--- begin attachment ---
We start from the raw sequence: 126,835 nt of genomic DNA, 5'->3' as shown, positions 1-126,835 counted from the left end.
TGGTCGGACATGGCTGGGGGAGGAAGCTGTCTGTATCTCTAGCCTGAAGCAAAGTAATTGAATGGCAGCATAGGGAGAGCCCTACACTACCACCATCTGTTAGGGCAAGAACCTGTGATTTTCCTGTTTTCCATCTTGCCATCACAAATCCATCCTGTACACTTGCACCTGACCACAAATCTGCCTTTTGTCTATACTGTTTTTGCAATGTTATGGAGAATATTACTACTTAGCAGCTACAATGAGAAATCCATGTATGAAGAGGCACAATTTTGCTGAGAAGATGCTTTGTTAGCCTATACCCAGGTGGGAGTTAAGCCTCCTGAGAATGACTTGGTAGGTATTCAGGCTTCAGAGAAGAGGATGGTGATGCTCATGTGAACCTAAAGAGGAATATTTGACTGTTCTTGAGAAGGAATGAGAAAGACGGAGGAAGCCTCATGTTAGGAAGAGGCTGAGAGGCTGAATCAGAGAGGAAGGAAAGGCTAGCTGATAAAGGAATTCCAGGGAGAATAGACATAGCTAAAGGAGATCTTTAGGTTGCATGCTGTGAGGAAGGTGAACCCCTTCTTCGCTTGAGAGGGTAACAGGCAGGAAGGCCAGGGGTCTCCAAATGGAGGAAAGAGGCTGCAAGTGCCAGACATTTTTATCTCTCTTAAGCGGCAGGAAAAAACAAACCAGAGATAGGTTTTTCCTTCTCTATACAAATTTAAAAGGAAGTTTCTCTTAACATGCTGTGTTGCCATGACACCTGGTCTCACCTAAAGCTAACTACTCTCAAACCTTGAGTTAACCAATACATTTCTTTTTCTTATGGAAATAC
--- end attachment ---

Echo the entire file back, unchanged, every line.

We start from the raw sequence: 126,835 nt of genomic DNA, 5'->3' as shown, positions 1-126,835 counted from the left end.
TGGTCGGACATGGCTGGGGGAGGAAGCTGTCTGTATCTCTAGCCTGAAGCAAAGTAATTGAATGGCAGCATAGGGAGAGCCCTACACTACCACCATCTGTTAGGGCAAGAACCTGTGATTTTCCTGTTTTCCATCTTGCCATCACAAATCCATCCTGTACACTTGCACCTGACCACAAATCTGCCTTTTGTCTATACTGTTTTTGCAATGTTATGGAGAATATTACTACTTAGCAGCTACAATGAGAAATCCATGTATGAAGAGGCACAATTTTGCTGAGAAGATGCTTTGTTAGCCTATACCCAGGTGGGAGTTAAGCCTCCTGAGAATGACTTGGTAGGTATTCAGGCTTCAGAGAAGAGGATGGTGATGCTCATGTGAACCTAAAGAGGAATATTTGACTGTTCTTGAGAAGGAATGAGAAAGACGGAGGAAGCCTCATGTTAGGAAGAGGCTGAGAGGCTGAATCAGAGAGGAAGGAAAGGCTAGCTGATAAAGGAATTCCAGGGAGAATAGACATAGCTAAAGGAGATCTTTAGGTTGCATGCTGTGAGGAAGGTGAACCCCTTCTTCGCTTGAGAGGGTAACAGGCAGGAAGGCCAGGGGTCTCCAAATGGAGGAAAGAGGCTGCAAGTGCCAGACATTTTTATCTCTCTTAAGCGGCAGGAAAAAACAAACCAGAGATAGGTTTTTCCTTCTCTATACAAATTTAAAAGGAAGTTTCTCTTAACATGCTGTGTTGCCATGACACCTGGTCTCACCTAAAGCTAACTACTCTCAAACCTTGAGTTAACCAATACATTTCTTTTTCTTATGGAAATAC